Two examples were published in John Wertime's landmark article "Back to Basics: Primitive Pile Rugs of West and Central Asia" Hali 100 in 1998. Wertime discusses the use of the needle and it’s invention 20,000 or more years ago as being central to the original creation of these tanned covers. The ability to stitch animal skins together to make larger items probably pre dates woven rugs.

Made up of a number of pieces of animal hide strips in varying sizes, determined by the size and shape of the original hide. Stitched together to form a complete cover, usually from different types of animal. The preservation of the hides is a key element to their intended use. In Central Asia there is a long history of tanning. A distinction needs to be made between tanned goods where the fur has been stripped from the hide or alternatively softened and treated hides where the fur remains. Nazif Shaharani in “The Kirghiz and Wakhi of Afghanistan” discusses the method of treating Yak hide as well as Karakul Sheep, where the fur remains. “Yak hide is untanned but treated (oiled and softened).” Further, “The hides of sheep, goats, lambs, and kids are utilized in many ways. By treating and softening wool-covered sheepskin the Kirghiz make long fur overcoats. Sheepskins are also used to make fur mats that are used as mattresses.” In “Die Kirghisen des Afghanischen Pamirs” by Remy Dor & Clas Neumann some clues are given, “Next to the stove lay a sheepskin”. Included is a reference to an old Pamirs Kirghiz proverb. “In the past tanning was women’s work. So the following proverb attests: She who brings with her a skin of Russian leather, (supple and well tanned) will carry to wealth her marriage. Contrary, the property of a bad wife, she spoils the hide and puts the married couple in debt”.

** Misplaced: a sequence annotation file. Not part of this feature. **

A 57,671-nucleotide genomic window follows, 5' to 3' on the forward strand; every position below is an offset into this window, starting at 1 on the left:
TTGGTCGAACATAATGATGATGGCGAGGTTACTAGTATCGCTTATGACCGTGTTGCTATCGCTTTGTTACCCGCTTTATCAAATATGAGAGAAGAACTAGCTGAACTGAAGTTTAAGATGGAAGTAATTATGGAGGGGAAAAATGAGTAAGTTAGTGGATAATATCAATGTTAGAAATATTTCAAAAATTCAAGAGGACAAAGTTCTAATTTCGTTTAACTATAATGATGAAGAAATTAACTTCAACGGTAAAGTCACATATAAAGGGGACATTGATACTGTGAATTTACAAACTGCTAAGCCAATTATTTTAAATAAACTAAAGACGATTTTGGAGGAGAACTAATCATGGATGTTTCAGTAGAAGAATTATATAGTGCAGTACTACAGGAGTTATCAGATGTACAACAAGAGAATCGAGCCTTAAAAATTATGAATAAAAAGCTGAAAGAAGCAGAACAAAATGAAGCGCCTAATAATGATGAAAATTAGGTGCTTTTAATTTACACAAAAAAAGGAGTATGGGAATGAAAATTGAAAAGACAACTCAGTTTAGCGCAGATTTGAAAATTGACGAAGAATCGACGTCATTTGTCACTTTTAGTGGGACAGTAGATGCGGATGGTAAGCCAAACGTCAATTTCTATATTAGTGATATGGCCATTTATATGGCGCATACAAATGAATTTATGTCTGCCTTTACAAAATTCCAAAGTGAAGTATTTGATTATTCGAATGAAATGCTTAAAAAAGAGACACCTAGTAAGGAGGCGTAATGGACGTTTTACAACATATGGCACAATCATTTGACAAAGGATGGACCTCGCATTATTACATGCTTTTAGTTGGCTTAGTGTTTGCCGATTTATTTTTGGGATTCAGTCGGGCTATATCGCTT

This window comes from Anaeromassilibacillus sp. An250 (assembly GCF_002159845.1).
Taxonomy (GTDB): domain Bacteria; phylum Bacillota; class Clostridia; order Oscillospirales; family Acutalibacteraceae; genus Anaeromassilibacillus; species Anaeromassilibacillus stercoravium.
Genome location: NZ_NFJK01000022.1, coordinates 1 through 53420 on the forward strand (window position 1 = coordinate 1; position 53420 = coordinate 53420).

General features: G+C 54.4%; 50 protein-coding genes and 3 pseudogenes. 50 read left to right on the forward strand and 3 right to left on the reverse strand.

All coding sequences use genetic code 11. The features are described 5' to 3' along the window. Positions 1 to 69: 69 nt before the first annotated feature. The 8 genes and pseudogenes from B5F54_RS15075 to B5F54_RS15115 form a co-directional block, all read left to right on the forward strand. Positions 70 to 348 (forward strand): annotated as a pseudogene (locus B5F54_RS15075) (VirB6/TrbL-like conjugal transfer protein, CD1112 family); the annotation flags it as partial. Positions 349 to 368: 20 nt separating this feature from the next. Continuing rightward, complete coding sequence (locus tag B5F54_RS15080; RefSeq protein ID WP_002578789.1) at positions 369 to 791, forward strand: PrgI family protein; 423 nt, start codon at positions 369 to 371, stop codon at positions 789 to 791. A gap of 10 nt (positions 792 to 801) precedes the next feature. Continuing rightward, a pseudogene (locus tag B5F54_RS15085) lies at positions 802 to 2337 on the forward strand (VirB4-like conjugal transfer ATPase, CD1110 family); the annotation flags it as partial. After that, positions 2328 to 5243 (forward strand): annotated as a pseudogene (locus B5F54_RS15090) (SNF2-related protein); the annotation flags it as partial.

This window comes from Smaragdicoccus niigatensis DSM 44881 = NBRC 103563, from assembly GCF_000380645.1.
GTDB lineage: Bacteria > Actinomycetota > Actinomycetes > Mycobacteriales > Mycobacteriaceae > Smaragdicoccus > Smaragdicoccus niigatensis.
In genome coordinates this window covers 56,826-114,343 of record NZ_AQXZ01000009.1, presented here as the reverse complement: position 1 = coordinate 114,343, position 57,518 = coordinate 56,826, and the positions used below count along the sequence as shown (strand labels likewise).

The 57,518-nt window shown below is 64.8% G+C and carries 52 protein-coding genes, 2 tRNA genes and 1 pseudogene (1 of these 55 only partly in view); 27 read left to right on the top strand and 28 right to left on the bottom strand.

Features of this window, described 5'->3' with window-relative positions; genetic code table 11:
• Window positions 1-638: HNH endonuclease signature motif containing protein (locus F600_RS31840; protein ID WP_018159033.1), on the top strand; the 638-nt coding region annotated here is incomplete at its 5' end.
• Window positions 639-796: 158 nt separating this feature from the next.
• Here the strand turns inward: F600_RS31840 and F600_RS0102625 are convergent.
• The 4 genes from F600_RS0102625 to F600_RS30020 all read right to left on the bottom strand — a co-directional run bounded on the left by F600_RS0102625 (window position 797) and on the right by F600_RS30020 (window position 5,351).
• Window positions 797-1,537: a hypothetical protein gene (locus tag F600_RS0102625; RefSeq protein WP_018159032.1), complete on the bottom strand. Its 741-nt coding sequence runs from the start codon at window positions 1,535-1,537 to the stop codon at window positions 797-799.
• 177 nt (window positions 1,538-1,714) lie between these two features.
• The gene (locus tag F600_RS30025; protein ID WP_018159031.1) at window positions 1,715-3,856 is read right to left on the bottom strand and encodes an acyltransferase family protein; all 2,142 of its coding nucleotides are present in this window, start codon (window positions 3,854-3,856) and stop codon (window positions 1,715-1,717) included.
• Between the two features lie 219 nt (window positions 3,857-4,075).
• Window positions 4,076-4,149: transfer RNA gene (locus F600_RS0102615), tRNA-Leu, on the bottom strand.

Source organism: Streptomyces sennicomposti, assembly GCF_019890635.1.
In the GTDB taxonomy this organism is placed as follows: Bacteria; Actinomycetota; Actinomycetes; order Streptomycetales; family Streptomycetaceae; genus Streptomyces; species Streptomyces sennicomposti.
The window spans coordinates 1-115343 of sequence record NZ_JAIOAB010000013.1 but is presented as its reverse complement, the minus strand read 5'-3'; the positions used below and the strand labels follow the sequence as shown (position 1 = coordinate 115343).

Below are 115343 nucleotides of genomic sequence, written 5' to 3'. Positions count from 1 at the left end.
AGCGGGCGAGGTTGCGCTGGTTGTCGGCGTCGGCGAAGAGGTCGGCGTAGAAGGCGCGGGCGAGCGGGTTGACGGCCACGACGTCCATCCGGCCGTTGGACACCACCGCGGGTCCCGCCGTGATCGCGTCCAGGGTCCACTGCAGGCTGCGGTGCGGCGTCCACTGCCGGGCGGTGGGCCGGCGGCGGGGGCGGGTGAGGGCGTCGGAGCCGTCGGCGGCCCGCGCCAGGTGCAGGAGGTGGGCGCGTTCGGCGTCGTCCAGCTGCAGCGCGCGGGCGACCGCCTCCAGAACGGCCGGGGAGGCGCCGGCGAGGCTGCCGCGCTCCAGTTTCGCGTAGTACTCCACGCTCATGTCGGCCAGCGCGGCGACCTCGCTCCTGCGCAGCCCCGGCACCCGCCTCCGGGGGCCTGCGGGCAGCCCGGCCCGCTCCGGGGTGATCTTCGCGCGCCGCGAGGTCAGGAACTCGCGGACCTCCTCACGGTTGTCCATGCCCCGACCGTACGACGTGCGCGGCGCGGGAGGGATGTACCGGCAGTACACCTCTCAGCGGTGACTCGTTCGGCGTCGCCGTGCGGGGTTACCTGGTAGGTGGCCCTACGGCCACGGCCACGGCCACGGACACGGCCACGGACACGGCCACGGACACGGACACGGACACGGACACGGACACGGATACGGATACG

The Wakhan corridor is extremely cold and inhospitable. The Kirghiz Yaks and Karakul sheep (turki qoey) have long thick coats as protection from the cold. Our rug illustrated here combines Karakul sheep and Yak or Goat hide. The Yak or Goat fur is particularly long, up to sixteen centimetres. Karakul sheep and Yak were the two types of hides that were “softened” for use by the Kirghiz. This process of softening hides, dip dyeing, stitching and embroidering produces a minimalist design aesthetic. Even though our example is primitive by nature it was created with a greater ideal that was of obvious importance to its original owner. At least 100 years old, this cover is remarkably well preserved. James Blackmon wrote, “All examples I’ve had show native patches and repairs and were in the early group. This one has less of this damage than the others. It was well kept.”

Dip dyeing was used as a technique to add colour and enhance design in some examples. Before sewing the strips of hide together, some covers were dip dyed. Dip dyeing is a process where the entire woven strip or selected piece of skin is dyed prior to stitching all elements together to complete the design. The obvious choice for dip dyeing would be white pelts, although I’ve seen black goat hair dyed with indigo! Arab Nomad Julkhirs from nearby Qataghan were also dip dyed. Minimalist design and sparing use of bold and graphic colour is evident in Kirghiz, Arab, and Uzbek weavings in the region. Indigo and deep saturated reds were commonly used throughout the Northern border regions of Afghanistan and Uzbekistan.

Notes from a friend who has been conducting research in Afghanistan since 2007, his example has an embroidered edge and is not dip dyed. Mainly consisting of darker coloured strips of natural Karakul sheep.